www.HenryLonski.com Phone: 321-952-2059 Email: Henry@HenryLonski.com

WHAT ARE YOU WAITING FOR? 56 March 2013 | Motorcycle & Powersports News


FREE ONLINE RESOURCE CENTER Find out more about advertisers in this issue online at

What Type of Direct Marketing Initiatives Do You Have in Store for 2013?

www.motorcyclepowersportsnews.com/resourcecenter

Ad Index

www.motorcyclepowersportsnews.com/ resourcecenter

Adran Tie Downs..........................12 AIMExpo ........................................9

Amrep Inc ....................................15 Arai Helmet Americas Inc. ...........29 Air Suspension Parts

by Arnott, Inc. ...........................51

Automatic Distributors ........Cover 3 BendPak ......................................23

Simply the Best Lists:

EMGO International .....................41

Automotive Aftermarket Truck Fleet & Powersports Markets

Helmet House Inc. .....................4, 5

Don Hemming, List Sales Manager, Babcox Media, Inc. Phone: 330-670-1234 x286 Fax: 330-670-0874 dhemming@babcox.com

MBA Insurance.............................32

K & L Supply Co. ............................3

Motor Trike ..................................17

MTA Distributing ..........................19 National Powersport Auctions .....39 Nelson-Rigg USA Inc....................55

YOUR AD HERE!

nizeX, Incorporated......................18 Pacific Sportswear &

Emblem Co ................................28

Protective Asset Protection ........25

RTISE E V D A O T IED F I S S A L IN C ACE L P T E K R MA L CAL

enar m l A o t r e Rob t 233 x e 4 3 2 -1 330-670 x.com o c b a b r@ ralmena

Race Tech.....................................24 Samson Motorcycle

Products Inc. .............................27

Service Manager Pro ...................33 Short Block Technologies.......13, 35

Sudco International Corp. ...Cover 4 Sullivan's Inc..................Cover 2, 45

Team Charlotte Motorsports........33

Vee Rubber America ....................10 Vega Helmet Corp. ......................53 Walker Products, Inc. ..................21

XY Powersports .............................7

Yuasa Battery Inc. .......................11 Zurich ..........................................31

MotorcyclePowersportsNews.com 57


Essentials Solid Carbide Valve Guide Reamers Goodson Tools & Supplies for Engine Builders These reamers feature a longer pilot area and multi-fluted design for perfect guide sizing. Goodson recommends using these reamers at 300 to 400 rpm with Bronze Reaming Oil for best results. At the recommended speed, it should take three to five seconds to ream one guide. Sizes are available from 4 mm to 9.6 mm. The retail price ranges from $179.99 to $239.99 each. ------------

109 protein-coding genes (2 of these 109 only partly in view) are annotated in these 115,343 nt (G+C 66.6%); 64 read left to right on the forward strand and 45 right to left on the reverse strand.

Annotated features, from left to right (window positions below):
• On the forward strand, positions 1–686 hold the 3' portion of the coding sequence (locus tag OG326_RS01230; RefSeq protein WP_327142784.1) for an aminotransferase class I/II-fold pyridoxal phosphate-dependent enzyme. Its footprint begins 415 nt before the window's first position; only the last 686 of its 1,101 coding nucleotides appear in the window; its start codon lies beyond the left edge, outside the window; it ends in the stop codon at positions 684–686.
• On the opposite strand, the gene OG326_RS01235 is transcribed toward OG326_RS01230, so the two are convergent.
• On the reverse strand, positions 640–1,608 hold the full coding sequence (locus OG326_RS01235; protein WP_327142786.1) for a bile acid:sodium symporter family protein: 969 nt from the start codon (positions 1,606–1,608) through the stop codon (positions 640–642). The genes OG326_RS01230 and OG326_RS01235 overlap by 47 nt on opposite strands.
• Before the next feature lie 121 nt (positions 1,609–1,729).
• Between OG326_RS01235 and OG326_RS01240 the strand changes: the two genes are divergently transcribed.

For More Info: www.goodson.com

CP7769 Series 他-Inch Impact Wrench Chicago Pneumatic The new CP7769 Series 3/4-inch Impact Wrench from Chicago Pneumatic is the only 3/4-inch impact wrench to offer side-to-side, single-hand, forward/reverse switching for improved efficiency and customer comfort. The CP7769 series is designed for a variety of maintenance applications, including heavy vehicle mechanical repair and maintenance repair operations. The wrench features a 6-inch shank that provides 1,440 ft. per lbs. of maximum torque. According to the company, the wrench is also energy efficient, consuming less air than other tools. The CP7769 Series also contains a compact size to reduce the risk of wrist strain. The fiber-reinforced composite body and magnesium clutch of the wrench allows for it to be lightweight, decreasing arm stress. ------------

For More Info: www.cp.com

Earth X Lithium Battery MTA Distributing The Earth X Lithium Battery is designed to be a drop-in replacement of a standard 12-volt lead acid battery. It has four times the lifespan of a lead acid battery and weighs 70 to 80 percent less. The battery can be fully charged in less than a half hour, and the internal Battery Management System monitors each cell's charge level, protecting them from overcharge. No special charger is required, and batteries are available for a variety of manufacturers, including Polaris, Can-Am, Arctic Cat, Yamaha, Harley-Davidson, Buell, BMW, Honda, Suzuki and more. ------------

For More Info: www.mtadistributing.com

58 March 2013 | Motorcycle & Powersports News

T50 Star Wrench CruzTools CruzTools developed the T50 Star Wrench specifically for BMW motorcycles. Measuring approximately 7.5 inches by 4 inches, the wrench is long enough to provide necessary torque yet fits easily into a tankbag or saddlebag. Star tips are compatible with Torx standards and are provided on both ends for increased flexibility. The wrench is manufactured to precision tolerances using high strength S2 material, and sports a durable satin finish. It retails for $16.95, part number T50BM. ------------

For More Info: www.cruztools.com